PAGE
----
John Iannucci’s first colonoscopy in 2006 was clear, but about 10 years later, he noticed just a little bit of blood in his stool on occasion. It was thought to be hemorrhoids, but since he was almost due for his colonoscopy anyway, his doctor suggested he have that done.
That’s when he learned he had stage 2 rectal cancer.
It was scary but he felt confident because his primary care doctor told John he’d connect him with the best team to tackle the job: the gastrointestinal oncology team at Wilmot Cancer Institute. Specifically, John saw colorectal surgeon Rabbih Salloum, M.D., medical oncologist Richard Dunne, M.D., and radiation oncologist Alan Katz, M.D..
John and his wife, Barbara, felt immediately impressed by their team.
“Everybody’s been so pleasant, so nice,” he said.
John decided to enroll in a clinical trial with Dr. Dunne because he liked the idea of getting a little extra attention that comes with being part of a clinical trial. Standard treatment for rectal cancer is an initial low-dose chemotherapy and radiation treatment followed by surgery and then another round of chemotherapy treatment known as FOLFOX.
The clinical trial aimed to compare the standard rectal cancer treatment against a different path: receiving FOLFOX upfront and, if the response is good, skipping radiation treatment before having surgery.
John was randomized into the standard rectal cancer treatment arm, so his regimen began with chemotherapy and 29 radiation treatments. Then on Feb. 20, Dr. Salloum performed surgery.
The surgery included installation of an ostomy bag, which he kept for about nine months. It wasn’t easy. Sometimes accidents happened, but John said he feels fortunate because he had a number of supportive people around him to help. A family member who’d had an ostomy bag before called him often to talk about how things were going. At a niece’s wedding when an issue occurred, John’s three sons-in-law stepped up to help make sure he could continue participating in the festivities.
“My family’s been behind me 110 percent,” he says.
After surgery, he received FOLFOX chemotherapy, which went well for him. He had nausea only once, which he took care of immediately using the anti-nausea medication his team provided him. He has developed constant tingling in his fingertips and toes as a result of the treatment. It’s uncomfortable sometimes, but not unbearable.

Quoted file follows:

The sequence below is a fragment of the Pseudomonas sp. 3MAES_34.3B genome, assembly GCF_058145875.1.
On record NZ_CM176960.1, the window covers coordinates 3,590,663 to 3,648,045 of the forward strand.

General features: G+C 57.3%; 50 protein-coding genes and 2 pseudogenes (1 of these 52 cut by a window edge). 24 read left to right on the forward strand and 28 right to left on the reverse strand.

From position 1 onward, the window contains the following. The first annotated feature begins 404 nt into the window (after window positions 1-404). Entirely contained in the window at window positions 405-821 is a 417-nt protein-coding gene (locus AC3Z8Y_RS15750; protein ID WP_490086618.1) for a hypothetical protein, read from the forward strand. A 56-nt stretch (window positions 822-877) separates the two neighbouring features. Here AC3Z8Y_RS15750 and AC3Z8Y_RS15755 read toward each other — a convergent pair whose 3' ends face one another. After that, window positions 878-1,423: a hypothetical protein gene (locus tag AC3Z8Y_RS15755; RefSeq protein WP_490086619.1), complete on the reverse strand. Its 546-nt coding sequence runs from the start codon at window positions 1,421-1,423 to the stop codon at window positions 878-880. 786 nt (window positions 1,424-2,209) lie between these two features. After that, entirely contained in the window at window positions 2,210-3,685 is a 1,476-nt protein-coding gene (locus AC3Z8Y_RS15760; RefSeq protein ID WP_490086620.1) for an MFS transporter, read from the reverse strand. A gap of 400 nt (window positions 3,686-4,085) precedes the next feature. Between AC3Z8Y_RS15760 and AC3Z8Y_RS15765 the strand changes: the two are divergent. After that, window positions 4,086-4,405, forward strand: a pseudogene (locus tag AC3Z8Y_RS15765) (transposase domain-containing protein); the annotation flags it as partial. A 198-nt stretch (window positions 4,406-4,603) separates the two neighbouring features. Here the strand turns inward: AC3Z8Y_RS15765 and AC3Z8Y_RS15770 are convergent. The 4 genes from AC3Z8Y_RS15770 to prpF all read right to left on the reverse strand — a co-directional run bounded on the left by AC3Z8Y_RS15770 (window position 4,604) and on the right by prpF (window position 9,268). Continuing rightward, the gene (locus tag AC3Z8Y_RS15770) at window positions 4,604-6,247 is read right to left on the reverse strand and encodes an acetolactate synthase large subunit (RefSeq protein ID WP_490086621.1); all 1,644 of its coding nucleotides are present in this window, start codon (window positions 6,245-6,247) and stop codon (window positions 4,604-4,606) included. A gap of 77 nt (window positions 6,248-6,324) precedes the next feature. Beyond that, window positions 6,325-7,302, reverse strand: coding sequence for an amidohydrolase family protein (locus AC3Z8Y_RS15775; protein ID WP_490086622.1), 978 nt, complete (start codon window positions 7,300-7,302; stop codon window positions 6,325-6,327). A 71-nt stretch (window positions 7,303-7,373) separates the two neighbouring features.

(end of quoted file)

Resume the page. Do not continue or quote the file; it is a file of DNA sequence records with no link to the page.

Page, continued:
He appreciated that his team of doctors took the time to be present with him in the moment, making John and Barb the focus during their visit.
“If you have questions, Dr. Dunne or nurses took the time to answer. They said, ‘If you’ve got any questions or anything, please ask. Your appointment right now is more important than my next one,’” he says.
Since finishing treatment and having his ostomy removed, John tries to get more fiber in his diet, at Dr. Dunne’s suggestion. Research shows there may be a link between high fiber intake and reduced risk of colorectal cancer.
John has also gotten good news: he’s cancer free. He continues having follow-up visits with his team and gets a colonoscopy every two years now. In fact, in his most recent follow-up colonoscopy at the beginning of 2018, doctors found a polyp, which is a growth that could eventually become cancer. Luckily, his doctor removed the growth, helping John stay cancer-free.
He hates to think what could’ve happened if he had ignored his symptoms and hadn’t gotten the colonoscopy when he did back in 2016. He encourages others to be proactive, too.
“I’ve got two words: Get tested,” he said. He agrees the prep isn’t fun, but the colonoscopy procedure isn’t too bad. It felt brief to him, only about 10 minutes, and he was sedated.
“The worst part is not doing anything,” he says.